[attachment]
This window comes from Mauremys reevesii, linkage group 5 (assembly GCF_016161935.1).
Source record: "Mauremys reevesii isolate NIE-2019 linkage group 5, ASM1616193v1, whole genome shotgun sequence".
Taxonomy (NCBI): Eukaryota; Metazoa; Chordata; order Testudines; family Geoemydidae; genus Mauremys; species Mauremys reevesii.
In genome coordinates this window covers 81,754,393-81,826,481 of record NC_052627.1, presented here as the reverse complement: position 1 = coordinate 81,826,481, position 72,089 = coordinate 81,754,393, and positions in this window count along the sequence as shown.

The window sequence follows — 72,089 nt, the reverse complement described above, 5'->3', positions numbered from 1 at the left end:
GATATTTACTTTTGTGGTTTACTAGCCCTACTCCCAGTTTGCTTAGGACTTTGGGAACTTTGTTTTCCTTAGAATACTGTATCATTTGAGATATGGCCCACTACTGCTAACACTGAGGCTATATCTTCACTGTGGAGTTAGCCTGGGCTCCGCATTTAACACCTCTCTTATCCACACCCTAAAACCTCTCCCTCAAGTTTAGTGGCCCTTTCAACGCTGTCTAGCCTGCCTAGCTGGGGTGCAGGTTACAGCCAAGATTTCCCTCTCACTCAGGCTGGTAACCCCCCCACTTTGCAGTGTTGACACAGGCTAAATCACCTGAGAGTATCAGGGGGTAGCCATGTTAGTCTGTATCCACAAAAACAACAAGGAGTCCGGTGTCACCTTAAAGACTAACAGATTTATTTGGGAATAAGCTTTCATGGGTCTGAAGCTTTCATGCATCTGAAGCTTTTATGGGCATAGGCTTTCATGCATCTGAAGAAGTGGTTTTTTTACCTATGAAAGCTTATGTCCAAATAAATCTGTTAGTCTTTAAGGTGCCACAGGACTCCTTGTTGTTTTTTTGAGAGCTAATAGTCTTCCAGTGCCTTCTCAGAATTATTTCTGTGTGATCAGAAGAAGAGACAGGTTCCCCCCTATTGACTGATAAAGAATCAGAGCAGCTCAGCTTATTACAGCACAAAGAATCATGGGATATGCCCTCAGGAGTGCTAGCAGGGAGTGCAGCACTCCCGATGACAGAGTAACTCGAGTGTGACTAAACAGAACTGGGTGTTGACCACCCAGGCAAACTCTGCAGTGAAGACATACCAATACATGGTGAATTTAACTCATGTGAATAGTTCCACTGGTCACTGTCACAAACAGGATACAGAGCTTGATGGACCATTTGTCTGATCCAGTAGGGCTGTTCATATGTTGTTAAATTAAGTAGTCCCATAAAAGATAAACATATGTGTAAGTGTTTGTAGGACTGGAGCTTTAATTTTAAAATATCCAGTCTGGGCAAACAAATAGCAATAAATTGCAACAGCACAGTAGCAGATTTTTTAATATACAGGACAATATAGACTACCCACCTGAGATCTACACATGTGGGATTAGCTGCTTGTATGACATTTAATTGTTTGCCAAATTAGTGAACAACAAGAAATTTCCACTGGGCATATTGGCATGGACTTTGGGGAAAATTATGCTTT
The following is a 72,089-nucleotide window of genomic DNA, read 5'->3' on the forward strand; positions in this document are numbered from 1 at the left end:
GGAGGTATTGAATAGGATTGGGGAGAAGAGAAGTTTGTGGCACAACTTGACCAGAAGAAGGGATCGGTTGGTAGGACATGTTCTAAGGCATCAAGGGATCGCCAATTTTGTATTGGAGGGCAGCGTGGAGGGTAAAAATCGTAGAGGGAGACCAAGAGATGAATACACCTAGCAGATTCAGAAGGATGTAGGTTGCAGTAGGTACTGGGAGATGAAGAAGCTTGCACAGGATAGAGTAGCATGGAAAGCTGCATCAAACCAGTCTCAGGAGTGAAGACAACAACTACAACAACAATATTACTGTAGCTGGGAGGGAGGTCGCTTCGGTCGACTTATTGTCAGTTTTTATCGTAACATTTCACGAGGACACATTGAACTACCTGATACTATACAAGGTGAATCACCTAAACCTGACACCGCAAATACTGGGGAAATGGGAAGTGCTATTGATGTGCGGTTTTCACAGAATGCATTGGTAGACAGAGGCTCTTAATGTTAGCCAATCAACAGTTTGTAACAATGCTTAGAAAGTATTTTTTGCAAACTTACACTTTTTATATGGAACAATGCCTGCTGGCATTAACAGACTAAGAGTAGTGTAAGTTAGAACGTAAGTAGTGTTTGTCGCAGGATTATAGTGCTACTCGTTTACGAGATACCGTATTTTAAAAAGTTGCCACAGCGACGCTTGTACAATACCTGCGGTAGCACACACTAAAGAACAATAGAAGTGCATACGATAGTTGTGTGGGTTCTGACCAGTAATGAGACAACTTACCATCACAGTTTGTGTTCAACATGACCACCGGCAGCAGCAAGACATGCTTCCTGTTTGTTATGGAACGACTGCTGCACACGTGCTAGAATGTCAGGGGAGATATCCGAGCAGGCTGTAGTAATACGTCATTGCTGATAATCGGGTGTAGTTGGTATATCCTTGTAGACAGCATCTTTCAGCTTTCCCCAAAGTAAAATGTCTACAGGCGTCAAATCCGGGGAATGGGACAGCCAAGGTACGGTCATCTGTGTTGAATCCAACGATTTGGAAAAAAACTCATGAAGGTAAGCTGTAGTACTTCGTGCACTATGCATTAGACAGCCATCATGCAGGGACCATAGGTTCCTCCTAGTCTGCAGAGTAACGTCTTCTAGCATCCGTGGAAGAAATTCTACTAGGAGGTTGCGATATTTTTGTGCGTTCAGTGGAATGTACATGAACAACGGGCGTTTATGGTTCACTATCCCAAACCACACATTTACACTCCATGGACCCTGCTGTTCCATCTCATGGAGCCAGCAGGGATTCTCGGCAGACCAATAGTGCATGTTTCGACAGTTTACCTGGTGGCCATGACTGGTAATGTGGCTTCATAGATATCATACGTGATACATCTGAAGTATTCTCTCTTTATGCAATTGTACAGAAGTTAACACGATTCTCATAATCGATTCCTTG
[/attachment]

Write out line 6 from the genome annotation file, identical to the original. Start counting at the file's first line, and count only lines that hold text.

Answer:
GATATTTACTTTTGTGGTTTACTAGCCCTACTCCCAGTTTGCTTAGGACTTTGGGAACTTTGTTTTCCTTAGAATACTGTATCATTTGAGATATGGCCCACTACTGCTAACACTGAGGCTATATCTTCACTGTGGAGTTAGCCTGGGCTCCGCATTTAACACCTCTCTTATCCACACCCTAAAACCTCTCCCTCAAGTTTAGTGGCCCTTTCAACGCTGTCTAGCCTGCCTAGCTGGGGTGCAGGTTACAGCCAAGATTTCCCTCTCACTCAGGCTGGTAACCCCCCCACTTTGCAGTGTTGACACAGGCTAAATCACCTGAGAGTATCAGGGGGTAGCCATGTTAGTCTGTATCCACAAAAACAACAAGGAGTCCGGTGTCACCTTAAAGACTAACAGATTTATTTGGGAATAAGCTTTCATGGGTCTGAAGCTTTCATGCATCTGAAGCTTTTATGGGCATAGGCTTTCATGCATCTGAAGAAGTGGTTTTTTTACCTATGAAAGCTTATGTCCAAATAAATCTGTTAGTCTTTAAGGTGCCACAGGACTCCTTGTTGTTTTTTTGAGAGCTAATAGTCTTCCAGTGCCTTCTCAGAATTATTTCTGTGTGATCAGAAGAAGAGACAGGTTCCCCCCTATTGACTGATAAAGAATCAGAGCAGCTCAGCTTATTACAGCACAAAGAATCATGGGATATGCCCTCAGGAGTGCTAGCAGGGAGTGCAGCACTCCCGATGACAGAGTAACTCGAGTGTGACTAAACAGAACTGGGTGTTGACCACCCAGGCAAACTCTGCAGTGAAGACATACCAATACATGGTGAATTTAACTCATGTGAATAGTTCCACTGGTCACTGTCACAAACAGGATACAGAGCTTGATGGACCATTTGTCTGATCCAGTAGGGCTGTTCATATGTTGTTAAATTAAGTAGTCCCATAAAAGATAAACATATGTGTAAGTGTTTGTAGGACTGGAGCTTTAATTTTAAAATATCCAGTCTGGGCAAACAAATAGCAATAAATTGCAACAGCACAGTAGCAGATTTTTTAATATACAGGACAATATAGACTACCCACCTGAGATCTACACATGTGGGATTAGCTGCTTGTATGACATTTAATTGTTTGCCAAATTAGTGAACAACAAGAAATTTCCACTGGGCATATTGGCATGGACTTTGGGGAAAATTATGCTTT